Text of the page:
In the Southwest this past summer, the outlook was equally sobering. A catastrophic reduction in the flow of the Colorado River — which mostly consists of snowmelt from the Rocky Mountains — has always served as a kind of thought experiment for water engineers, a risk situation from the outer edge of their practical imaginations. Some 30 million people depend on that water. A greatly reduced river would wreak chaos in seven states: Colorado, Utah, Wyoming, New Mexico, Arizona, Nevada and California. An almost unfathomable legal morass might well result, with farmers suing the federal government; cities suing cities; states suing states; Indian nations suing state officials; and foreign nations (by treaty, Mexico has a small claim on the river) bringing international law to bear on the United States government. In addition, a lesser Colorado River would almost certainly lead to a considerable amount of economic havoc, as the future water supplies for the West’s industries, agriculture and growing municipalities are threatened. As one prominent Western water official described the possible future to me, if some of the Southwest’s largest reservoirs empty out, the region would experience an apocalypse, ”an Armageddon.”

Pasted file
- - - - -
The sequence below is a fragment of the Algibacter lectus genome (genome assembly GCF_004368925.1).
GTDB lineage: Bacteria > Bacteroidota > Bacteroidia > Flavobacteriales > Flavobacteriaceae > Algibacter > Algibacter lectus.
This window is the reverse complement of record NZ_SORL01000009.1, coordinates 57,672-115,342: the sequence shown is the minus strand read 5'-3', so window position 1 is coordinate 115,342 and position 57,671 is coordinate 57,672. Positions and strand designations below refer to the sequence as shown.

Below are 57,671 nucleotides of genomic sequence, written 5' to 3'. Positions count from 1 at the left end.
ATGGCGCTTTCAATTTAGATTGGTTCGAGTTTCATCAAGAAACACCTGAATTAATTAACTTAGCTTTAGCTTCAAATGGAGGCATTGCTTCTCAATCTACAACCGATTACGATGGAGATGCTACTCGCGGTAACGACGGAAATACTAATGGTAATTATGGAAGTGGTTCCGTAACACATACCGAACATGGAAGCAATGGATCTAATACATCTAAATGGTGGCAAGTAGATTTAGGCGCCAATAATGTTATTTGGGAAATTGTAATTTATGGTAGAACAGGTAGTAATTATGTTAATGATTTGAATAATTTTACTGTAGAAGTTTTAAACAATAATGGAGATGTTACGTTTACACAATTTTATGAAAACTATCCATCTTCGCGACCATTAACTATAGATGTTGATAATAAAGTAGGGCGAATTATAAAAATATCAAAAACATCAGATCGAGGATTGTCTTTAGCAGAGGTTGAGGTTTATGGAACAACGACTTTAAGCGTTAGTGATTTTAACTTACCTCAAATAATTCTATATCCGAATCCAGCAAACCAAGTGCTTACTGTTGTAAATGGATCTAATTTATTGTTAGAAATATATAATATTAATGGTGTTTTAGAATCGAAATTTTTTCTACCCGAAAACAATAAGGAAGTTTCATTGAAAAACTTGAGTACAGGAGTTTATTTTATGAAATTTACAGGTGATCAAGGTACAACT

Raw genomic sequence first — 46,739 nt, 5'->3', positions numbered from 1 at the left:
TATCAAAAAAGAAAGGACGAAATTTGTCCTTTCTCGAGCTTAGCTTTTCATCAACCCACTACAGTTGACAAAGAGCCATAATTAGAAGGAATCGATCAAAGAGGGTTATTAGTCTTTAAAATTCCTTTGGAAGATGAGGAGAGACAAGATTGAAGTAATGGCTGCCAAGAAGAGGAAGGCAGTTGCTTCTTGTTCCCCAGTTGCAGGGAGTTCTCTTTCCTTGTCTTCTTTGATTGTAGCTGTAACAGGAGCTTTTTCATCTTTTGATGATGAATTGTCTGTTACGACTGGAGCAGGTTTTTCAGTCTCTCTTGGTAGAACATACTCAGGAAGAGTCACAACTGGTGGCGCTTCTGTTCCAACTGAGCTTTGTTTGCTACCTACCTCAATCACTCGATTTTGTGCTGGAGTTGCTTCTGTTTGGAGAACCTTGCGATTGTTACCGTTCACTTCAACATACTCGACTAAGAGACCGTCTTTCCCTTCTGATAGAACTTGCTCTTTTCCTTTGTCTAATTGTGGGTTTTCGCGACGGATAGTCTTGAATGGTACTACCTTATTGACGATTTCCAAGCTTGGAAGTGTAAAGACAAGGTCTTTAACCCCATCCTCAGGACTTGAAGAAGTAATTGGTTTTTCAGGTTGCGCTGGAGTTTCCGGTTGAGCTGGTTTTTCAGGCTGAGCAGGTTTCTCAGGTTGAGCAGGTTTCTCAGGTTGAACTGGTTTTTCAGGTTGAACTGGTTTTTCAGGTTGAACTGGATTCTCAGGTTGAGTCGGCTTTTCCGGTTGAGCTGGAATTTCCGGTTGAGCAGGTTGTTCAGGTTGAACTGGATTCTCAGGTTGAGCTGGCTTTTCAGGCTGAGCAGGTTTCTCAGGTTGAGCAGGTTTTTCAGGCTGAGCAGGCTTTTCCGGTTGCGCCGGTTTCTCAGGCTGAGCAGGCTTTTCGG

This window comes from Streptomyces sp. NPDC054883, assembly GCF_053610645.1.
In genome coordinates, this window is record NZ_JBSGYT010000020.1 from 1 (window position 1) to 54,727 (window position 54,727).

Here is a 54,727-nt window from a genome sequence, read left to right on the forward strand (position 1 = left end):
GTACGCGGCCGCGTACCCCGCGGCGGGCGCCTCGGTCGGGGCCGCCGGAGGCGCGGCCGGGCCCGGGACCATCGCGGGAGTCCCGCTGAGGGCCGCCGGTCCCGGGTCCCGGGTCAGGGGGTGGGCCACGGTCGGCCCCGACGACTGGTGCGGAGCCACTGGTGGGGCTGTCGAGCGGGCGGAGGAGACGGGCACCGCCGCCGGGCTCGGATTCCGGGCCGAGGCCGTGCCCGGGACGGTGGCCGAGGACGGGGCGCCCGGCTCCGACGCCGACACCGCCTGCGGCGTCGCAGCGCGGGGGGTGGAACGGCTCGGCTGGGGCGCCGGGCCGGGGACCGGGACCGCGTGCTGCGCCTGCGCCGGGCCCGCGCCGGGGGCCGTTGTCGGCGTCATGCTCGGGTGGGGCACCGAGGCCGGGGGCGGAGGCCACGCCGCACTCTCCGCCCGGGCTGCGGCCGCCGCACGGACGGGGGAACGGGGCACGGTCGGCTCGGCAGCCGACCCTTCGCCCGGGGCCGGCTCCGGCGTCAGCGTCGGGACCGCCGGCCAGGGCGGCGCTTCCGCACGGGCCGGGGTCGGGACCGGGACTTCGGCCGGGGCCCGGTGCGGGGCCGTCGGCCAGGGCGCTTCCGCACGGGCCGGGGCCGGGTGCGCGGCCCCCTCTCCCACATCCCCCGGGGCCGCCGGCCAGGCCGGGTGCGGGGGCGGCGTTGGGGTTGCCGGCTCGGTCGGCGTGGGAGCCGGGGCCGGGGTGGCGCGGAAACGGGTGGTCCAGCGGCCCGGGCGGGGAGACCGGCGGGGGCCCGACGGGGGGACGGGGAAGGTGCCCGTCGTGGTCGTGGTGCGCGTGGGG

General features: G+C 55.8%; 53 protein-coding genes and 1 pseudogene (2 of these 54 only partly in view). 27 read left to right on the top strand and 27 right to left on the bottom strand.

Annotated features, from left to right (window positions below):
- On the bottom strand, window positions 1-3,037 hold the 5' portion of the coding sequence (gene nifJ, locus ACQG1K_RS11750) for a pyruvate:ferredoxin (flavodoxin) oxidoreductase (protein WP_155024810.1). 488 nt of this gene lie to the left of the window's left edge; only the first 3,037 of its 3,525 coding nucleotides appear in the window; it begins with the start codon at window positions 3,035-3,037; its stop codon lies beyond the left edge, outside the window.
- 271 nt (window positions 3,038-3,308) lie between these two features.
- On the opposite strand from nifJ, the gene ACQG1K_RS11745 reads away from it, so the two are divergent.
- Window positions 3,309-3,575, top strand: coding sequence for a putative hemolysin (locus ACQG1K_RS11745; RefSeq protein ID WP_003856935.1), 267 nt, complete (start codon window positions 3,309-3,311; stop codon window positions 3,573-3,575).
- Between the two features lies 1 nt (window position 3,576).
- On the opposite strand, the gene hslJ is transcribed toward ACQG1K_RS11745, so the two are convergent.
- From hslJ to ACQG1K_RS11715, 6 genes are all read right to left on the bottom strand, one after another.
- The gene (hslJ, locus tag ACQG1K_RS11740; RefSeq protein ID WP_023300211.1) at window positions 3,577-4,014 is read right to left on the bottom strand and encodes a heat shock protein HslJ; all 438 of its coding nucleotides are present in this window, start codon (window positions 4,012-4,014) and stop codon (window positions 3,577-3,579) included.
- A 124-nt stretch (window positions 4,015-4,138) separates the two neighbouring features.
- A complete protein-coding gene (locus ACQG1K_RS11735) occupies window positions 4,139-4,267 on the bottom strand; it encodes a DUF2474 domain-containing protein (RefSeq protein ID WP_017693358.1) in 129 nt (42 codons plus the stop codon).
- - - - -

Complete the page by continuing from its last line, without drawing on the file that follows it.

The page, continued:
One day last June, an environmental engineer named Bradley Udall appeared before a Senate subcommittee that was seeking to understand how severe the country’s fresh-water problems might become in an era of global warming. As far as Washington hearings go, the testimony was an obscure affair, which was perhaps fitting: Udall is the head of an obscure organization, the Western Water Assessment. The bureau is located in the Boulder, Colo., offices of the National Oceanographic and Atmospheric Administration, the government agency that collects obscure data about the sky and seas.
Still, Udall has a name that commands some attention, at least within the Beltway. His father was Morris Udall, the congressman and onetime presidential candidate, and his uncle was Stewart Udall, the secretary of the interior under Presidents John F. Kennedy and Lyndon Johnson. Bradley Udall’s great-great-grandfather, John D. Lee, moreover, was the founder of Lee’s Ferry, a flyspeck spot in northern Arizona that means nothing to most Americans but holds near-mythic status to those who work with water for a living. Near Lee’s Ferry is where the annual flow of the Colorado River is measured in order to divvy up its water among the seven states that depend on it.
To many politicians, economists and climatologists, there are few things more important than what has happened at Lee’s Ferry in the past, just as there are few things more important than what will happen at Lee’s Ferry in the future.